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The shifting terrain of welfare reform: educational advocates for low-income students looking for solid ground

For hundreds of thousands of the nation’s poor adults, community
colleges have long delivered their best chance for gaining sufficient
education and training to land a job that could break their dependence
on welfare.

Literacy and technical programs, and those that lead to various
certificates and degrees have given many on public assistance the extra
oomph they need to become self-supporting.

But a year after passage of federal legislation limiting the
educational options of welfare recipients, community colleges
throughout the country are scrambling to ease the impact on current and
potential students.

Employment now takes priority over education and training, meaning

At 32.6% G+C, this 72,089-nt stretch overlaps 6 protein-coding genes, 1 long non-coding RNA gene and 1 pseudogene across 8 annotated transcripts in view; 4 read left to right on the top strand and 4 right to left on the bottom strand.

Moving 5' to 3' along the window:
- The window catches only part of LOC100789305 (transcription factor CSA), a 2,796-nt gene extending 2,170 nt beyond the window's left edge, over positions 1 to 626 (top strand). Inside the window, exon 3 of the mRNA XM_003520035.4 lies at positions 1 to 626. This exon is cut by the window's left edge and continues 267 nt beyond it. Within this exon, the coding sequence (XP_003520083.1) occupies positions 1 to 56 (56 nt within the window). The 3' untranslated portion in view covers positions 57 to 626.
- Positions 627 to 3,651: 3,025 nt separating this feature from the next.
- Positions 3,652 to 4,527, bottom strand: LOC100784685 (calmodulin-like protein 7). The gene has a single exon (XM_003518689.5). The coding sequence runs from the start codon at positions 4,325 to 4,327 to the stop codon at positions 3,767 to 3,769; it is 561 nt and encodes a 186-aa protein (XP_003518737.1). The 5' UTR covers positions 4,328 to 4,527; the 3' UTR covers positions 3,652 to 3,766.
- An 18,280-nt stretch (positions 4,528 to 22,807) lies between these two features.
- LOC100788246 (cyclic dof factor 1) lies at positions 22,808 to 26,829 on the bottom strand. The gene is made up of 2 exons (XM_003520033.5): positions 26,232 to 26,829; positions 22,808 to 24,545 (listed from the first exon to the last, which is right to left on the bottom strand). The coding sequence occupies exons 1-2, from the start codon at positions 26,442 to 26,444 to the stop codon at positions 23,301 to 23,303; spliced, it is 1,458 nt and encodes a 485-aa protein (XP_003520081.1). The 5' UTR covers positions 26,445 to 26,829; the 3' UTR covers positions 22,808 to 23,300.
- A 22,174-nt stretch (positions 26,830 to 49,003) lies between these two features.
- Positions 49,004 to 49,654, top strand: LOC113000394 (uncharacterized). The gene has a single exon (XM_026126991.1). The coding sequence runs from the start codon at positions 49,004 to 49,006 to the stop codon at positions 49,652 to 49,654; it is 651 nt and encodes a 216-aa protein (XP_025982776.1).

many will languish in dead-end and low-paying jobs, never to break the
cycle of poverty, observers say. And early indications from several
states reveal a steep enrollment drop for students on welfare.

“We firmly believe that educating for high-skilled, high-wage jobs
is the way to keep people off welfare and help them have a more
productive life,” says Dr. Deborah L. Floyd, president of Prestonsburg
Community College in the heart of Kentucky’s Appalachian region. “We
feel that while they are students, they should be allowed to have
sufficient time to finish college. “

Prestonsburg and other community colleges in the state already have
witnessed a drop in enrollments among low-income students. Last year,
the college enrolled 353 students who also received public assistance.
This year, the number has plunged to 147.

Officials say the decline is an early sign that welfare reform will
come at a heavy price for residents of the poor Appalachian communities.

It’s the same story in Wyoming, where educators worry that the
state’s get-tough stance on welfare is driving the neediest residents
out of college and into the kind of low-paying jobs they went to school
to avoid.

Grants managers and placement specialists at three of the state’s
seven community colleges say about 25 percent fewer low-income students